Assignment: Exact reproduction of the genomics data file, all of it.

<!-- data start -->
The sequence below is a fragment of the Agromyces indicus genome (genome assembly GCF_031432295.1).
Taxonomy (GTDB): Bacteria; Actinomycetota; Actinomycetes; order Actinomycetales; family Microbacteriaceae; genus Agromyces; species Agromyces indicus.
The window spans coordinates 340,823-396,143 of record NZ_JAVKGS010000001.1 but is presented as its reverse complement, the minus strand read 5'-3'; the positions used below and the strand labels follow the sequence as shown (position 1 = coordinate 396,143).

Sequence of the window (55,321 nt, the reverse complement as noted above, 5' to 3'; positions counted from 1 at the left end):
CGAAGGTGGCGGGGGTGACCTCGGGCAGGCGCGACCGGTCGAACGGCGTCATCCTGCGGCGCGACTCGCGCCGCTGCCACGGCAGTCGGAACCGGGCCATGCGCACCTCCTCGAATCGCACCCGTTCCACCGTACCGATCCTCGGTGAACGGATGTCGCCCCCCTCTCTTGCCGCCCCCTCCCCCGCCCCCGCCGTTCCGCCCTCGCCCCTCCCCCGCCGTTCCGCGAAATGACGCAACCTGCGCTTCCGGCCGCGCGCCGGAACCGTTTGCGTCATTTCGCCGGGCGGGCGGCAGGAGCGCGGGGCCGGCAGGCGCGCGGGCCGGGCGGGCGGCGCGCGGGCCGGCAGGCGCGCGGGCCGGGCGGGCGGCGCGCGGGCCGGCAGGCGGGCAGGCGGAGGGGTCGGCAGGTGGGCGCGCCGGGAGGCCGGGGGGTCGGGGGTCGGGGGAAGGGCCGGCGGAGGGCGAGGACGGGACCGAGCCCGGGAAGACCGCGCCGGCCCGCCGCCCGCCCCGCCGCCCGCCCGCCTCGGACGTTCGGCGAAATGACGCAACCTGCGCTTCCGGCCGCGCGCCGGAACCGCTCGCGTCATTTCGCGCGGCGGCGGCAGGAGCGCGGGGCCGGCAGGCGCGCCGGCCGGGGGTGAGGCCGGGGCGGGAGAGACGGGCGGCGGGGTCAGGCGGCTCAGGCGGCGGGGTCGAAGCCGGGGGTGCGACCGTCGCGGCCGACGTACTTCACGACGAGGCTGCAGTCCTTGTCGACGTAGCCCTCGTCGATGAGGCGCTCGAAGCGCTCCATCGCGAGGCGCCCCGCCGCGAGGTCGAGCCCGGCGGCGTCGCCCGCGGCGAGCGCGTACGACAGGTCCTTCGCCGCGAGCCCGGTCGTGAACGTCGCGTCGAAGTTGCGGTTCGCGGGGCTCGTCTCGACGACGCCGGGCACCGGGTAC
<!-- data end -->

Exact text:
The sequence below is a fragment of the Agromyces indicus genome (genome assembly GCF_031432295.1).
Taxonomy (GTDB): Bacteria; Actinomycetota; Actinomycetes; order Actinomycetales; family Microbacteriaceae; genus Agromyces; species Agromyces indicus.
The window spans coordinates 340,823-396,143 of record NZ_JAVKGS010000001.1 but is presented as its reverse complement, the minus strand read 5'-3'; the positions used below and the strand labels follow the sequence as shown (position 1 = coordinate 396,143).

Sequence of the window (55,321 nt, the reverse complement as noted above, 5' to 3'; positions counted from 1 at the left end):
CGAAGGTGGCGGGGGTGACCTCGGGCAGGCGCGACCGGTCGAACGGCGTCATCCTGCGGCGCGACTCGCGCCGCTGCCACGGCAGTCGGAACCGGGCCATGCGCACCTCCTCGAATCGCACCCGTTCCACCGTACCGATCCTCGGTGAACGGATGTCGCCCCCCTCTCTTGCCGCCCCCTCCCCCGCCCCCGCCGTTCCGCCCTCGCCCCTCCCCCGCCGTTCCGCGAAATGACGCAACCTGCGCTTCCGGCCGCGCGCCGGAACCGTTTGCGTCATTTCGCCGGGCGGGCGGCAGGAGCGCGGGGCCGGCAGGCGCGCGGGCCGGGCGGGCGGCGCGCGGGCCGGCAGGCGCGCGGGCCGGGCGGGCGGCGCGCGGGCCGGCAGGCGGGCAGGCGGAGGGGTCGGCAGGTGGGCGCGCCGGGAGGCCGGGGGGTCGGGGGTCGGGGGAAGGGCCGGCGGAGGGCGAGGACGGGACCGAGCCCGGGAAGACCGCGCCGGCCCGCCGCCCGCCCCGCCGCCCGCCCGCCTCGGACGTTCGGCGAAATGACGCAACCTGCGCTTCCGGCCGCGCGCCGGAACCGCTCGCGTCATTTCGCGCGGCGGCGGCAGGAGCGCGGGGCCGGCAGGCGCGCCGGCCGGGGGTGAGGCCGGGGCGGGAGAGACGGGCGGCGGGGTCAGGCGGCTCAGGCGGCGGGGTCGAAGCCGGGGGTGCGACCGTCGCGGCCGACGTACTTCACGACGAGGCTGCAGTCCTTGTCGACGTAGCCCTCGTCGATGAGGCGCTCGAAGCGCTCCATCGCGAGGCGCCCCGCCGCGAGGTCGAGCCCGGCGGCGTCGCCCGCGGCGAGCGCGTACGACAGGTCCTTCGCCGCGAGCCCGGTCGTGAACGTCGCGTCGAAGTTGCGGTTCGCGGGGCTCGTCTCGACGACGCCGGGCACCGGGTAC